Gestures research suggests language instinct in young children

June 5, 2014, University of Warwick
Credit: Robert Kraft/public domain

Young children instinctively use a 'language-like' structure to communicate through gestures.

Research led by the University of Warwick suggests when are asked to use to communicate, their gestures segment information and reorganise it into language-like sequences. This suggests that children are not just learning language from older generations, their preference for communication has shaped how languages look today.

Dr Sotaro Kita from Warwick's Department of Psychology led the study with Dr Zanna Clay at the University of Neuchatel, Ms Sally Pople at the Royal Hampshire Hospital and Dr Bruce Hood at the University of Bristol.

In the paper, published in the journal Psychological Science, the research team examined how four-year-olds, 12-year-olds and adults used gestures to communicate in the absence of speech. The study investigated whether their gesturing breaks down complex information into simpler concepts. This is similar to the way that language expresses complex information by breaking it down into units (such as words) to express a simpler concept, which are then strung together into a phrase or sentence.

The researchers showed the participants animations of motion events, depicting either a smiling square or circle that moved up or down a slope in a particular manner (eg jump or rolling). Each participant was asked to use their hands to mime the action they saw on the screen without speaking. The researchers examined whether the upward or downward path and the manner of motion were expressed simultaneously in a single gesture or expressed in two separated gestures depicting its manner or path.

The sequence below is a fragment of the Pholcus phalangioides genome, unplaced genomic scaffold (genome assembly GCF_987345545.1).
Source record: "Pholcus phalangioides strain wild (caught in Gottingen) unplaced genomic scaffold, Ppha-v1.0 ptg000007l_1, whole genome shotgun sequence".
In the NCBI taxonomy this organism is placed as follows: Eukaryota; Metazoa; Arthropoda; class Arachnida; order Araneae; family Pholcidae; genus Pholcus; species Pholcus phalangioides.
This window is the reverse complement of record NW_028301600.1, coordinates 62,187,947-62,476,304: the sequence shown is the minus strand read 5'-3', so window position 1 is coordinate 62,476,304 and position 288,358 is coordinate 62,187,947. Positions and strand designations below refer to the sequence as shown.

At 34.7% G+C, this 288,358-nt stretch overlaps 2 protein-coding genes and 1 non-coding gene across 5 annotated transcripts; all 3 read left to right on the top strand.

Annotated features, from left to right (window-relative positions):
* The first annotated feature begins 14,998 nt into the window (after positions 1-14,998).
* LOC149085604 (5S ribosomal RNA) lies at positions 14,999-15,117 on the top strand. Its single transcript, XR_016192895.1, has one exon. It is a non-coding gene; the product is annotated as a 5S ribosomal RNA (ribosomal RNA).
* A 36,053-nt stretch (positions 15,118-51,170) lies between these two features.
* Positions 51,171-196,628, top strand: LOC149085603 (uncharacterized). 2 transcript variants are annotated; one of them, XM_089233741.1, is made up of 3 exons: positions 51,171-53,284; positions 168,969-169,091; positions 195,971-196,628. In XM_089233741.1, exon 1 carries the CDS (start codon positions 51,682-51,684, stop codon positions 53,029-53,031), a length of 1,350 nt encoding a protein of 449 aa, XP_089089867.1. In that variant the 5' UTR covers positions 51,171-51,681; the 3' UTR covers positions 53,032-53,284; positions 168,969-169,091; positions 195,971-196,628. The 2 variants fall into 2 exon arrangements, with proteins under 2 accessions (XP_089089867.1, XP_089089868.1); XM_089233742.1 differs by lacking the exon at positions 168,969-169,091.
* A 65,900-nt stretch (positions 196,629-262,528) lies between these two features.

Dr Kita said: "Compared to the 12-year-olds and the adults, the four-year-olds showed the strongest tendencies to break down the manner of motion and the path of motion into two separate gestures, even though the manner and path were simultaneous in the original event.

"This means the four-year-olds miming was more language-like, breaking down complex information into simpler units and expressing one piece of information at a time. Just as young children are good at learning languages, they also tend to make their communication look more like a language."

Dr Clay said: "Previous studies of sign languages created by deaf children have shown that young children use gestures to segment information and to re-organise it into -like sequences. We wanted to examine whether hearing children are also more likely to use gesture to communicate the features of an event in segmented ways when compared to adolescents and adults."

The researchers suggest the study provides insight into why languages of the world have universal properties.

Dr Kita added: "All languages of the world break down complex information into simpler units, like words, and express them one by one. This may be because all languages have been learned by, therefore shaped by, young children. In other words, generations of young children's preference for communication may have shaped how languages look today."